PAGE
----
Touring rigs. Cyclocross. Monstercross. All-road. Rugged road. Dirt Drops. Drop bar mountain bikes. All of the sudden, it seems like there’s an infinite number of different bikes you can buy. Most of these terms have coalesced into a category known simply as gravel bikes. Since gravel has caught on, most of the hip, with-it bike brands have been quick to point out that, hey, we were doing this before it was cool. After all, dirt touring has been a thing for a while, and brands like Rivendell and Surly have always catered to it. Meanwhile, the big players in the game have embraced the gravel hype with open arms, and are quick to point out that their all-new, carbon gravel rigs are, like, totally not just cyclocross bikes with an extra 5mm of tire clearance.
So, what to make of all the hype? Beats me. But a while ago I did get a sweet new gravel/touring/monstercross creation known as the Soma Wolverine, which has helped me to clarify a few thoughts in this big, confusing world of bike nomenclature. Here they are.
Gravel bikes are basically road bikes
The entire bike industry might be united against this statement, but I think it’s basically true. Gravel bikes are many things, but in their most basic form, they are drop-bar road bikes with bigger tires. Yes, road bikes have twitchier steering, stiffer frames and (usually) a more aggressive riding position. But gravel bikes are still twitchy, stiff and aggressive. Just a little bit less so. If you like to ride road bikes, chances are you’ll like a gravel bike, too. If you’re coming from a mountain bike, a gravel bike will be a big change.
But gravel bikes are also… not road bikes at all
About ten years ago, there were pretty much three kinds of bikes you could buy with drop bars:
- Road bikes
- Cyclocross bikes
- Touring bikes
Back then, each of these were fairly distinct, in terms of geometry and specs. There was little cross-pollination between the categories. Today, you can buy a stock bike with options you couldn’t have gotten on even a custom bike twenty years ago. Maybe you want a touring machine with infinite options for mounting racks and accessories. You can have it. Maybe you want a titanium rig with room for 3″ tires. Sure, why not. Hey, why doesn’t Cannondale put their famous lefty fork on a gravel bike? They already do.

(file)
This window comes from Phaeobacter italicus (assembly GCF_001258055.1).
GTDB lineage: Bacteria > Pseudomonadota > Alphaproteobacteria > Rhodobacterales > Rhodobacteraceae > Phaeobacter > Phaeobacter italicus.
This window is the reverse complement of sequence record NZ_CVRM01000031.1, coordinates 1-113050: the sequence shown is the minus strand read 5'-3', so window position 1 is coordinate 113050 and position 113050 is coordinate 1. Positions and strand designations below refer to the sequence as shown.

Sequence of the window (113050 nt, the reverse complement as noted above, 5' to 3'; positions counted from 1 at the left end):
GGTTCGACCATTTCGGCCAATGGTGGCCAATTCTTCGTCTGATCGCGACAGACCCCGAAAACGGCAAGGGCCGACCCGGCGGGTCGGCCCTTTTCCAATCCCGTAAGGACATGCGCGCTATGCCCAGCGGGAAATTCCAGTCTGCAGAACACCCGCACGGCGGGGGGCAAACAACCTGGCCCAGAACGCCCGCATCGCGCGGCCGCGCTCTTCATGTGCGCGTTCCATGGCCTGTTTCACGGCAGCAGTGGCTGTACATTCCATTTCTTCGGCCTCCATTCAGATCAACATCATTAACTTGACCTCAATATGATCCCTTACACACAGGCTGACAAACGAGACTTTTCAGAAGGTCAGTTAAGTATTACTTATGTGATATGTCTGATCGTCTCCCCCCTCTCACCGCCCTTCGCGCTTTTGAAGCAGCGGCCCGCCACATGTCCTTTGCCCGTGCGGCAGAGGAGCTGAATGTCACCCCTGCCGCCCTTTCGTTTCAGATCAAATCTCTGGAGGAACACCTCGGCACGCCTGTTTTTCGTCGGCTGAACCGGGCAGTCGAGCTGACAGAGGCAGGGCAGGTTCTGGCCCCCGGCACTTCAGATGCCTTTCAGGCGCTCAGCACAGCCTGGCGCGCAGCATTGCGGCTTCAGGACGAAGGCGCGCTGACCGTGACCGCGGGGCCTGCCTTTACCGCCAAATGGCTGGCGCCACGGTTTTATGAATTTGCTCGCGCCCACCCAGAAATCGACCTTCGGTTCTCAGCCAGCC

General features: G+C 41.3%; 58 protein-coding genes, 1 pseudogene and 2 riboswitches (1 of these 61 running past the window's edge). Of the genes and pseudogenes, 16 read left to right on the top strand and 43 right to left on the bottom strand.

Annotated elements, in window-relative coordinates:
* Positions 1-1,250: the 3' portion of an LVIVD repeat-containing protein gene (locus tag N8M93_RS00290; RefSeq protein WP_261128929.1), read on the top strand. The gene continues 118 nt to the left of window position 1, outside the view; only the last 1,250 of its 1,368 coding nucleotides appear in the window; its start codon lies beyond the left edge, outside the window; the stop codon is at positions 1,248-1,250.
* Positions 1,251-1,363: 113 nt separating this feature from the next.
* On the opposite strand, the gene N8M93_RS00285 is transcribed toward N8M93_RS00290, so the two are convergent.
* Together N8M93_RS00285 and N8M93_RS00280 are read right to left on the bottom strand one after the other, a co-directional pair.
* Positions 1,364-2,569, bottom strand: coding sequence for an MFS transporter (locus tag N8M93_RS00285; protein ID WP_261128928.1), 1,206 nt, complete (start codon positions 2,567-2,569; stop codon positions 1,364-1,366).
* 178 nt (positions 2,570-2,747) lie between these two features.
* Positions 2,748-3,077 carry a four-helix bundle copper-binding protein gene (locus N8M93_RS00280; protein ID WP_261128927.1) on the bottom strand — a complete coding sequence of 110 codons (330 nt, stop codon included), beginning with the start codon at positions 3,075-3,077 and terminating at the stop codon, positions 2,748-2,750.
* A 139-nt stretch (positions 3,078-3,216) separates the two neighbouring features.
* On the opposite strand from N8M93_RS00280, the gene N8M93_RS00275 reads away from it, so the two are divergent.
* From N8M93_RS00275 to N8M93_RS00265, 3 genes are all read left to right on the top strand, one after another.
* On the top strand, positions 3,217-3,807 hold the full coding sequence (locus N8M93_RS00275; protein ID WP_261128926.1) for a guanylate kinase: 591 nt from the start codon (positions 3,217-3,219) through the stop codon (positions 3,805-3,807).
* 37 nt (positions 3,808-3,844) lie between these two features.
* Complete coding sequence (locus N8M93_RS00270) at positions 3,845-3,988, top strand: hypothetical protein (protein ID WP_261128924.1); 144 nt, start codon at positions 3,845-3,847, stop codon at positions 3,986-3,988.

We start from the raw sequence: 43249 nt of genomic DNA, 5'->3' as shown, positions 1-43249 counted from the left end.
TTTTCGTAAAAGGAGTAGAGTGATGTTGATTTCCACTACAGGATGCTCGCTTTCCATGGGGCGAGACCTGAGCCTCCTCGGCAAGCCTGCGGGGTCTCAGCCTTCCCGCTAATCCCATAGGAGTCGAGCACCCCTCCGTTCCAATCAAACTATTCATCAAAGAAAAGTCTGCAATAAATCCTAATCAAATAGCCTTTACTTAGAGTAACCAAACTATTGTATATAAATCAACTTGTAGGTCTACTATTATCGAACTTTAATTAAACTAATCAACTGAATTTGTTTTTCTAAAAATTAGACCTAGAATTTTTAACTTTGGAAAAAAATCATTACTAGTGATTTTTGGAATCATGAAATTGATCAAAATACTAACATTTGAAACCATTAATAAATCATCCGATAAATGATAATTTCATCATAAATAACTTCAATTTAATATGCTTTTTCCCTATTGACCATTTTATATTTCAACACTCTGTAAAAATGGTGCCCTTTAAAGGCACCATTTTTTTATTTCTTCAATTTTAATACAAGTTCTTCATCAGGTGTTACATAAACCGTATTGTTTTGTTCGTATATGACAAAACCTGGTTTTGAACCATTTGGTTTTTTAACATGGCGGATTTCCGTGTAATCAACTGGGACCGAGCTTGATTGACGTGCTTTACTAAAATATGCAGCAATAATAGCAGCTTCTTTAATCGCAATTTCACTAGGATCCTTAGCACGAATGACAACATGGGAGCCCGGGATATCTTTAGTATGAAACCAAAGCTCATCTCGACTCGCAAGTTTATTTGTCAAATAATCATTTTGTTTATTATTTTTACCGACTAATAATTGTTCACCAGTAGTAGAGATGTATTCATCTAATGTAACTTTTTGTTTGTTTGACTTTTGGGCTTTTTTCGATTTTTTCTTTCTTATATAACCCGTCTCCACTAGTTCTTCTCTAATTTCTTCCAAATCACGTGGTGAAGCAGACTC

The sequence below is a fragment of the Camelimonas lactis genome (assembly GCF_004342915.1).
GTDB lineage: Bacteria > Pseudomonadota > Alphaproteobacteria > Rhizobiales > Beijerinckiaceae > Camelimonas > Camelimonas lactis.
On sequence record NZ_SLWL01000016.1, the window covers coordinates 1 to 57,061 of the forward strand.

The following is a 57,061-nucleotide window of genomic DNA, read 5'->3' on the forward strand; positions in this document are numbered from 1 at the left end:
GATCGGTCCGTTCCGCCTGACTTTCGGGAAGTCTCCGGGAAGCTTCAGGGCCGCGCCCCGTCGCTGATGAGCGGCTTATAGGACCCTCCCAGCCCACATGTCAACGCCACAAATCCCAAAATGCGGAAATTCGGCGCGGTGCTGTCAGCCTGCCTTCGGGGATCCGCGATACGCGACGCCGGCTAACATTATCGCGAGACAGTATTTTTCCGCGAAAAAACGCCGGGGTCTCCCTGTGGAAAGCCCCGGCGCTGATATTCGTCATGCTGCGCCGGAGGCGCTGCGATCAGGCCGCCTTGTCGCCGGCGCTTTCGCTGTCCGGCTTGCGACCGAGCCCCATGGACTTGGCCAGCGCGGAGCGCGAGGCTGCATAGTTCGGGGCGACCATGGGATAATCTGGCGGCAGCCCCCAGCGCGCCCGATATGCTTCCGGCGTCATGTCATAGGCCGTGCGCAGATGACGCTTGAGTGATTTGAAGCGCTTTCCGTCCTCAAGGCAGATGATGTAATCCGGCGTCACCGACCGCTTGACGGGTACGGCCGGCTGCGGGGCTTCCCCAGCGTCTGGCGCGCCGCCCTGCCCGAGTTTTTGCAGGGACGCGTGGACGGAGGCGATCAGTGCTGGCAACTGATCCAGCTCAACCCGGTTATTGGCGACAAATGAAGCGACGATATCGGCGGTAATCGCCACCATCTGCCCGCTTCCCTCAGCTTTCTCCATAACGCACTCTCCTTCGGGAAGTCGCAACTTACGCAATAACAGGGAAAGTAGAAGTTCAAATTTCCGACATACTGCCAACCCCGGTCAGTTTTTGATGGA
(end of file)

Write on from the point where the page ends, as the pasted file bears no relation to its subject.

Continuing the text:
It’s easy to write off all these niche offerings and incremental changes as gimmicky and unnecessary, and sure, some of them are. But it’s also really cool that we can buy non-custom bikes with things like internal routing for Dynamo wiring, or 2.2 inch slicks. For me, buying a gravel bike made me learn a lot about geometry, and think a lot about how I wanted to ride the thing, because there were just so many options to consider. And that was a huge benefit in my evolution as a bike rider.
A gravel bike will never replace a good mountain bike — at least not for me
Yes, you can ride trails on a gravel bike. But it’s pretty slow. The fact is, if you are into single track, a gravel bike is no replacement for something squishy. Sure, Instagram is full of shots of people railing berms with their hands in the drops, but I’m convinced these folks are either incredibly talented or riding a lot slower than it looks like they are. For me, the confidence a full-suspension bike gives me to hit jumps, float over loose trails and just generally ride fast is totally irreplaceable (sidenote: this is why when gravel bikes are called “quiver killers” I just laugh. I only have two bikes at the moment, but if I had to choose between my full-sus and my gravel, I’d say goodbye to the Wolverine in a heartbeat and ride trails full-time)
They’re super fun
The beauty of the gravel bike is its flexibility. Lately I’ve been setting off on the Wolverine with no route in mind. From my front door here in Boise, I can hit epic paved climbs, sandy singletrack, or rocky fire roads within a few miles. I love picking a direction, and just going for it. Depending on what I find, the Wolverine might not be the perfect bike for every ride, but I know it’ll get me back home.
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